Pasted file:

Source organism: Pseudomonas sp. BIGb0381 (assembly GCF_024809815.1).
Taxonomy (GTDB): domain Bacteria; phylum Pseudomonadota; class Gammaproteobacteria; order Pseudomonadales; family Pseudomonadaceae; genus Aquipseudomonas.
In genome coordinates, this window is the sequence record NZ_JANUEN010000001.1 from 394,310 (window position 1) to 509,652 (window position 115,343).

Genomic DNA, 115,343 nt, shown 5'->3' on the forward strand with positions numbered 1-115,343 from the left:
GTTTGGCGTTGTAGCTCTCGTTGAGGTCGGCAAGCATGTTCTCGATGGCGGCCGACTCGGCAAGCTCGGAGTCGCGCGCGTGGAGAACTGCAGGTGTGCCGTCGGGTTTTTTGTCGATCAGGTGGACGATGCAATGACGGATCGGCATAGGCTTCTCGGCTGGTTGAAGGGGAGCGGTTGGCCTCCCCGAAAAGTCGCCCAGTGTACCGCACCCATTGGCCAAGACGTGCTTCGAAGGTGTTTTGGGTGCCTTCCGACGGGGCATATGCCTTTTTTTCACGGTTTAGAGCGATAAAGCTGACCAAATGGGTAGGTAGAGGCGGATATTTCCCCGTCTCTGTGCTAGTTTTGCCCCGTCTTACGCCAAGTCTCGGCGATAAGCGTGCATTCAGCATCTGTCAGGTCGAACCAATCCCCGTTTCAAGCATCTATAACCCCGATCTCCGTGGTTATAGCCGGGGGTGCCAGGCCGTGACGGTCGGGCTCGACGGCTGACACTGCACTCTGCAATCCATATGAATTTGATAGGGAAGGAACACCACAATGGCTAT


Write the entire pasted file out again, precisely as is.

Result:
Source organism: Pseudomonas sp. BIGb0381 (assembly GCF_024809815.1).
Taxonomy (GTDB): domain Bacteria; phylum Pseudomonadota; class Gammaproteobacteria; order Pseudomonadales; family Pseudomonadaceae; genus Aquipseudomonas.
In genome coordinates, this window is the sequence record NZ_JANUEN010000001.1 from 394,310 (window position 1) to 509,652 (window position 115,343).

Genomic DNA, 115,343 nt, shown 5'->3' on the forward strand with positions numbered 1-115,343 from the left:
GTTTGGCGTTGTAGCTCTCGTTGAGGTCGGCAAGCATGTTCTCGATGGCGGCCGACTCGGCAAGCTCGGAGTCGCGCGCGTGGAGAACTGCAGGTGTGCCGTCGGGTTTTTTGTCGATCAGGTGGACGATGCAATGACGGATCGGCATAGGCTTCTCGGCTGGTTGAAGGGGAGCGGTTGGCCTCCCCGAAAAGTCGCCCAGTGTACCGCACCCATTGGCCAAGACGTGCTTCGAAGGTGTTTTGGGTGCCTTCCGACGGGGCATATGCCTTTTTTTCACGGTTTAGAGCGATAAAGCTGACCAAATGGGTAGGTAGAGGCGGATATTTCCCCGTCTCTGTGCTAGTTTTGCCCCGTCTTACGCCAAGTCTCGGCGATAAGCGTGCATTCAGCATCTGTCAGGTCGAACCAATCCCCGTTTCAAGCATCTATAACCCCGATCTCCGTGGTTATAGCCGGGGGTGCCAGGCCGTGACGGTCGGGCTCGACGGCTGACACTGCACTCTGCAATCCATATGAATTTGATAGGGAAGGAACACCACAATGGCTAT